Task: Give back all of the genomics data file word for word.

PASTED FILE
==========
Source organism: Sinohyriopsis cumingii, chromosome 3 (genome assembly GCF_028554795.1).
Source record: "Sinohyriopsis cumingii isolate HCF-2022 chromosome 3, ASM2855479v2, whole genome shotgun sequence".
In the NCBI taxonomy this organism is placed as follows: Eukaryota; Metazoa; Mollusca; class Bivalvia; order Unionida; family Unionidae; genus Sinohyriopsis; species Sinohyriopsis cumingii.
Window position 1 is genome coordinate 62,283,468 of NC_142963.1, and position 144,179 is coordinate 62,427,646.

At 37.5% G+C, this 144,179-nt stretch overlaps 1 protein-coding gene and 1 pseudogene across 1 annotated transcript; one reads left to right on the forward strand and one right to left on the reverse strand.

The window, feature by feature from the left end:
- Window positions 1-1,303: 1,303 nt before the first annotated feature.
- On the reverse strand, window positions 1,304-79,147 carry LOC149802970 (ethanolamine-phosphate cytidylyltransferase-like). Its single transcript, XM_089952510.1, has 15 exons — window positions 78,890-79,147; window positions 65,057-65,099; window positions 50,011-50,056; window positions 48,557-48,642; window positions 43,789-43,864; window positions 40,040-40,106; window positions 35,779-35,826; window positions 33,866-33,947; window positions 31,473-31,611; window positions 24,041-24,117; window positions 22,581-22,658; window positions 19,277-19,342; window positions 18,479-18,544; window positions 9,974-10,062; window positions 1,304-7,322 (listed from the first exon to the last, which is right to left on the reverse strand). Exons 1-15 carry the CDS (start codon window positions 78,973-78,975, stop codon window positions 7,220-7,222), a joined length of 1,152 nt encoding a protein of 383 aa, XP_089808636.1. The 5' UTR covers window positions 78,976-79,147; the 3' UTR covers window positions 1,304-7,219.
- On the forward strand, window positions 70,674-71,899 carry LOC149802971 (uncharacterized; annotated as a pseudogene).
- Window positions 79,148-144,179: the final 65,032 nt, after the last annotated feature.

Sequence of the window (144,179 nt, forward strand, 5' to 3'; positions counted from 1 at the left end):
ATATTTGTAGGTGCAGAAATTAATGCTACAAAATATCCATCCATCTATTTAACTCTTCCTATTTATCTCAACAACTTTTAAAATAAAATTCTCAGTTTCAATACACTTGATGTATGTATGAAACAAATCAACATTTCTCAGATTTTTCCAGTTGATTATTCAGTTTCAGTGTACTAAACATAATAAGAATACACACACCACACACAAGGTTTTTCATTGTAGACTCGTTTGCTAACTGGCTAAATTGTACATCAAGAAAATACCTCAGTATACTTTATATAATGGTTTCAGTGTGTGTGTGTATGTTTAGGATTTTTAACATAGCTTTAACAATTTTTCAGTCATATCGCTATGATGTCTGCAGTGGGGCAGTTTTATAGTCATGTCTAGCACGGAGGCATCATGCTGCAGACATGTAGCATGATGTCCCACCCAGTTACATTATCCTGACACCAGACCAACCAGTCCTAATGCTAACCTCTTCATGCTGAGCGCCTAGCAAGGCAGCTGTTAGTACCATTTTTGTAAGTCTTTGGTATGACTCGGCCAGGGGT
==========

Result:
Source organism: Sinohyriopsis cumingii, chromosome 3 (genome assembly GCF_028554795.1).
Source record: "Sinohyriopsis cumingii isolate HCF-2022 chromosome 3, ASM2855479v2, whole genome shotgun sequence".
In the NCBI taxonomy this organism is placed as follows: Eukaryota; Metazoa; Mollusca; class Bivalvia; order Unionida; family Unionidae; genus Sinohyriopsis; species Sinohyriopsis cumingii.
Window position 1 is genome coordinate 62,283,468 of NC_142963.1, and position 144,179 is coordinate 62,427,646.

At 37.5% G+C, this 144,179-nt stretch overlaps 1 protein-coding gene and 1 pseudogene across 1 annotated transcript; one reads left to right on the forward strand and one right to left on the reverse strand.

The window, feature by feature from the left end:
- Window positions 1-1,303: 1,303 nt before the first annotated feature.
- On the reverse strand, window positions 1,304-79,147 carry LOC149802970 (ethanolamine-phosphate cytidylyltransferase-like). Its single transcript, XM_089952510.1, has 15 exons — window positions 78,890-79,147; window positions 65,057-65,099; window positions 50,011-50,056; window positions 48,557-48,642; window positions 43,789-43,864; window positions 40,040-40,106; window positions 35,779-35,826; window positions 33,866-33,947; window positions 31,473-31,611; window positions 24,041-24,117; window positions 22,581-22,658; window positions 19,277-19,342; window positions 18,479-18,544; window positions 9,974-10,062; window positions 1,304-7,322 (listed from the first exon to the last, which is right to left on the reverse strand). Exons 1-15 carry the CDS (start codon window positions 78,973-78,975, stop codon window positions 7,220-7,222), a joined length of 1,152 nt encoding a protein of 383 aa, XP_089808636.1. The 5' UTR covers window positions 78,976-79,147; the 3' UTR covers window positions 1,304-7,219.
- On the forward strand, window positions 70,674-71,899 carry LOC149802971 (uncharacterized; annotated as a pseudogene).
- Window positions 79,148-144,179: the final 65,032 nt, after the last annotated feature.

Sequence of the window (144,179 nt, forward strand, 5' to 3'; positions counted from 1 at the left end):
ATATTTGTAGGTGCAGAAATTAATGCTACAAAATATCCATCCATCTATTTAACTCTTCCTATTTATCTCAACAACTTTTAAAATAAAATTCTCAGTTTCAATACACTTGATGTATGTATGAAACAAATCAACATTTCTCAGATTTTTCCAGTTGATTATTCAGTTTCAGTGTACTAAACATAATAAGAATACACACACCACACACAAGGTTTTTCATTGTAGACTCGTTTGCTAACTGGCTAAATTGTACATCAAGAAAATACCTCAGTATACTTTATATAATGGTTTCAGTGTGTGTGTGTATGTTTAGGATTTTTAACATAGCTTTAACAATTTTTCAGTCATATCGCTATGATGTCTGCAGTGGGGCAGTTTTATAGTCATGTCTAGCACGGAGGCATCATGCTGCAGACATGTAGCATGATGTCCCACCCAGTTACATTATCCTGACACCAGACCAACCAGTCCTAATGCTAACCTCTTCATGCTGAGCGCCTAGCAAGGCAGCTGTTAGTACCATTTTTGTAAGTCTTTGGTATGACTCGGCCAGGGGT